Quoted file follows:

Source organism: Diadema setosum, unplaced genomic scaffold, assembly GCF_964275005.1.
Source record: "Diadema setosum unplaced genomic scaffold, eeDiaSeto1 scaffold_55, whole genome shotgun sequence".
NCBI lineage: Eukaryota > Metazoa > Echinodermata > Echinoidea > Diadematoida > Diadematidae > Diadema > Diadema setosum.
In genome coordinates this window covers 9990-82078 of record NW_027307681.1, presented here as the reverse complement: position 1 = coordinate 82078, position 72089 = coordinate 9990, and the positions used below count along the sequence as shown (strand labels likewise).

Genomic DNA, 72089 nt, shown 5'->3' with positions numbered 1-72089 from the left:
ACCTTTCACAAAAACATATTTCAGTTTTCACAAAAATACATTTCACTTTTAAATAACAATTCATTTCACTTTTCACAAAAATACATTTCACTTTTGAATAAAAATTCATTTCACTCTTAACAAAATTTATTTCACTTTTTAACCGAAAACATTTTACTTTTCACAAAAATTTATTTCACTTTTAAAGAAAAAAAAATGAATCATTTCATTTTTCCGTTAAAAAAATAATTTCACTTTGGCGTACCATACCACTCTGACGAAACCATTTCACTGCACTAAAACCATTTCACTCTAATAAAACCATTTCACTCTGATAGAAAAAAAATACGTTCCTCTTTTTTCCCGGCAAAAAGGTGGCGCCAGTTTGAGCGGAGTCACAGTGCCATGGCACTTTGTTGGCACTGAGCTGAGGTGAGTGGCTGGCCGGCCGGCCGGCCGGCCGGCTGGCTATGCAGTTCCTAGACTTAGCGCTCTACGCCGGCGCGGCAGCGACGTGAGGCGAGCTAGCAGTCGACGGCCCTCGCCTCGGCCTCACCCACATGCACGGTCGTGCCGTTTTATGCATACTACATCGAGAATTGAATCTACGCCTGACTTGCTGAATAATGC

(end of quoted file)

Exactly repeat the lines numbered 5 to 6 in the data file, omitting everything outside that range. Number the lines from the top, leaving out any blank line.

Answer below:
Genomic DNA, 72089 nt, shown 5'->3' with positions numbered 1-72089 from the left:
ACCTTTCACAAAAACATATTTCAGTTTTCACAAAAATACATTTCACTTTTAAATAACAATTCATTTCACTTTTCACAAAAATACATTTCACTTTTGAATAAAAATTCATTTCACTCTTAACAAAATTTATTTCACTTTTTAACCGAAAACATTTTACTTTTCACAAAAATTTATTTCACTTTTAAAGAAAAAAAAATGAATCATTTCATTTTTCCGTTAAAAAAATAATTTCACTTTGGCGTACCATACCACTCTGACGAAACCATTTCACTGCACTAAAACCATTTCACTCTAATAAAACCATTTCACTCTGATAGAAAAAAAATACGTTCCTCTTTTTTCCCGGCAAAAAGGTGGCGCCAGTTTGAGCGGAGTCACAGTGCCATGGCACTTTGTTGGCACTGAGCTGAGGTGAGTGGCTGGCCGGCCGGCCGGCCGGCCGGCTGGCTATGCAGTTCCTAGACTTAGCGCTCTACGCCGGCGCGGCAGCGACGTGAGGCGAGCTAGCAGTCGACGGCCCTCGCCTCGGCCTCACCCACATGCACGGTCGTGCCGTTTTATGCATACTACATCGAGAATTGAATCTACGCCTGACTTGCTGAATAATGC